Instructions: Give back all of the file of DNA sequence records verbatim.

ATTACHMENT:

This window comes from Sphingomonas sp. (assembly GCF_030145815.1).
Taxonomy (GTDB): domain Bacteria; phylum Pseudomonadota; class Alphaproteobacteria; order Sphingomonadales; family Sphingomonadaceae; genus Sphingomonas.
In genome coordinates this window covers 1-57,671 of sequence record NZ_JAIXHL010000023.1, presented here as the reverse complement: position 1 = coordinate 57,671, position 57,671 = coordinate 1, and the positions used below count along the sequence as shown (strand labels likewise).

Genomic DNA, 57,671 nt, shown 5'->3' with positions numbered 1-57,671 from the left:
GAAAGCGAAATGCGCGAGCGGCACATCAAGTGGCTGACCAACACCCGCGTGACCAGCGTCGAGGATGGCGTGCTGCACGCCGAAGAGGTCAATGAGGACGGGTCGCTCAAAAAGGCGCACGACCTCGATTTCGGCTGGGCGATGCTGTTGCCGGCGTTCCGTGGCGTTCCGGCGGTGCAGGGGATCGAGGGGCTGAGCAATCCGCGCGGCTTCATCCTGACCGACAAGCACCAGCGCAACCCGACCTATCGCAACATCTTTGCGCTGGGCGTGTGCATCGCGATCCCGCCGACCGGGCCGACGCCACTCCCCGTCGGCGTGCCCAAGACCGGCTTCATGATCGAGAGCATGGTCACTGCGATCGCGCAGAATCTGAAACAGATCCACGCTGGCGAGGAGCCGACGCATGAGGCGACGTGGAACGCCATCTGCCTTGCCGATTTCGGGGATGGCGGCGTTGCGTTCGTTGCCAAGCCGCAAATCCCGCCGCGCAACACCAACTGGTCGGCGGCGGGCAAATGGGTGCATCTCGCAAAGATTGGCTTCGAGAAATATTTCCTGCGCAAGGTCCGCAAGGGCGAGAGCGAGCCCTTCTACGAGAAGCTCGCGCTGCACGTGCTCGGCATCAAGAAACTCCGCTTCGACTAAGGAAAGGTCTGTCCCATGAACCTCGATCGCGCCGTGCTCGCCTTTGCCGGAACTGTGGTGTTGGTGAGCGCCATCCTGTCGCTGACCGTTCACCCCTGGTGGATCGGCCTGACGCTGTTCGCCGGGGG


This window comes from Sphingomonas sp. (assembly GCF_030145815.1).
Taxonomy (GTDB): domain Bacteria; phylum Pseudomonadota; class Alphaproteobacteria; order Sphingomonadales; family Sphingomonadaceae; genus Sphingomonas.
In genome coordinates this window covers 1-57,671 of sequence record NZ_JAIXHL010000023.1, presented here as the reverse complement: position 1 = coordinate 57,671, position 57,671 = coordinate 1, and the positions used below count along the sequence as shown (strand labels likewise).

Genomic DNA, 57,671 nt, shown 5'->3' with positions numbered 1-57,671 from the left:
GAAAGCGAAATGCGCGAGCGGCACATCAAGTGGCTGACCAACACCCGCGTGACCAGCGTCGAGGATGGCGTGCTGCACGCCGAAGAGGTCAATGAGGACGGGTCGCTCAAAAAGGCGCACGACCTCGATTTCGGCTGGGCGATGCTGTTGCCGGCGTTCCGTGGCGTTCCGGCGGTGCAGGGGATCGAGGGGCTGAGCAATCCGCGCGGCTTCATCCTGACCGACAAGCACCAGCGCAACCCGACCTATCGCAACATCTTTGCGCTGGGCGTGTGCATCGCGATCCCGCCGACCGGGCCGACGCCACTCCCCGTCGGCGTGCCCAAGACCGGCTTCATGATCGAGAGCATGGTCACTGCGATCGCGCAGAATCTGAAACAGATCCACGCTGGCGAGGAGCCGACGCATGAGGCGACGTGGAACGCCATCTGCCTTGCCGATTTCGGGGATGGCGGCGTTGCGTTCGTTGCCAAGCCGCAAATCCCGCCGCGCAACACCAACTGGTCGGCGGCGGGCAAATGGGTGCATCTCGCAAAGATTGGCTTCGAGAAATATTTCCTGCGCAAGGTCCGCAAGGGCGAGAGCGAGCCCTTCTACGAGAAGCTCGCGCTGCACGTGCTCGGCATCAAGAAACTCCGCTTCGACTAAGGAAAGGTCTGTCCCATGAACCTCGATCGCGCCGTGCTCGCCTTTGCCGGAACTGTGGTGTTGGTGAGCGCCATCCTGTCGCTGACCGTTCACCCCTGGTGGATCGGCCTGACGCTGTTCGCCGGGGG